How does Macron's bid to nationalize EDF play into Europe's energy crisis and NATO goals? (Miguel R)
The plan was always in the cards so it’s not directly related to the war in Ukraine. EDF is in a big mess financially, and Macron has long wanted to remove the small-market element and bring it under political control so that policies like domestic energy subsidies can be more easily imposed. That said, the energy industry took the nationalization as good news, as the government cash is badly needed to raise EDF’s nuclear power output ahead of the expected winter gas shortages. If anything, the war has made the nationalization politically easier to sell.
Given the prospect of massive gas shortages for Europe in the winter, how do you assess the European will to continue providing assistance to Ukraine? (Eric C)
Europe as a whole will remain publicly committed to Ukraine, but disagreements between Germany, France and Italy on one side and Poland, the Baltics and the Nordics on the other will mean a tapering of sanctions and military support this year and next. That doesn't mean no more sanctions or weapons—the EU will continue to climb to the top of its sanctions ladder by end-2023, and Ukraine’s EU candidacy means Europeans accept this war as a European war. So long as the U.S. remains on board, the EU will not fundamentally step back from its commitment to Ukraine. But there’s no doubt that additional measures will be harder to agree in the winter.
Can Europe import enough natural gas from other countries so that it will never be dependent upon Russia again? (Mark B)
It’s not just about importing natural gas from other countries. It’s also about increasing efficiency, improving stockpile capacity in warmer months, extending the lives of nuclear plants, switching from gas to oil usage for industry where possible… and diversifying supply sources. Put all of that together—which the Europeans are doing as fast as they can—and this winter will be the peak of Russia dependency. By the second half of 2023, Europe will have almost entirely and irreversibly weaned itself off Russian gas. Which is why the Kremlin is ramping up its pressure campaign now—Putin knows he won’t have that leverage going forward.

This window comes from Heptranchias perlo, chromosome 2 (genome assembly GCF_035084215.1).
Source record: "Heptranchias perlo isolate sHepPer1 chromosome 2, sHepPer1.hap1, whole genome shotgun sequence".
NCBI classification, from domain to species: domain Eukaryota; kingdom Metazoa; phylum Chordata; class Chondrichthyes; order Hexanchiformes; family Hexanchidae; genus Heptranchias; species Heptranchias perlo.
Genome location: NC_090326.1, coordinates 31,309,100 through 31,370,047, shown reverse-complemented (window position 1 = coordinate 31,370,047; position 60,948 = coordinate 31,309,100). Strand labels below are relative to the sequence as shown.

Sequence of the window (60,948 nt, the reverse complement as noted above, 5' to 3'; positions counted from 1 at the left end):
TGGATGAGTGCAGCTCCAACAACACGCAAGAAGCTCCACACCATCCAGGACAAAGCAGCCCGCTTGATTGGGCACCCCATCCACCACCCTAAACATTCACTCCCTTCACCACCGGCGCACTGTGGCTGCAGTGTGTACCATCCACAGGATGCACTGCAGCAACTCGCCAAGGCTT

What are the implications of the grain deal for Russia? (Frank H)
It gives them a legal source of revenue (albeit marginal) and makes it easier for them to maintain better relations with poor countries around the world that are taking it in the teeth from food inflation. Worth it on balance, I’d say—for everyone.
Putin says food inflation is mainly the West’s fault. What say you? (@ElonUnplugged)
Putin lies like a rug (a phrase that really doesn’t translate into Russian). None of this would have happened if he hadn’t invaded Ukraine. The West didn’t force him to do that.
How is Biden's “pivot to Asia” going? (Jon L)
Better—in large part because it’s become less of a pivot and more of a coordinated shift among all U.S. allies. Biden actively deprioritized the Middle East—withdrawing from Afghanistan and “recalibrating” the relationship with Saudi Arabia—in favor of the Indo-Pacific. The Russia-Ukraine war then facilitated a broader alignment between the U.S. and its Asian/Indo-Pacific allies on global security concerns, especially in relation to China. The pivot is no longer a matter of leaving traditional allies like the Europeans behind, but rather it’s about bringing all U.S. allies together. But the effort is incomplete because the United States doesn’t have a global trade policy to compete with China’s, meaning it has to focus primarily on security cooperation arrangements like the Quad. That approach is useful but has limited effectiveness.
Will the Dems hold the Senate in January 2023? (Timothy B)
It’s close to 50/50. Given inflation, consumer sentiment, and Biden’s approval rating, Republicans should have this in the bag. But Trump-aligned candidates who’ll be especially vulnerable in general elections have won GOP primaries in several states. And abortion has turned out to be an important issue in some key races post-Dobbs. Remember, the GOP would be holding the Senate right now if it wasn’t for Trump saying the 2020 contest was rigged and depressing turnout in the Georgia special election…
How has your assessment of the risks associated with the U.S. midterms changed since Eurasia Group's Top Risks report came out, if at all? (Vincent C)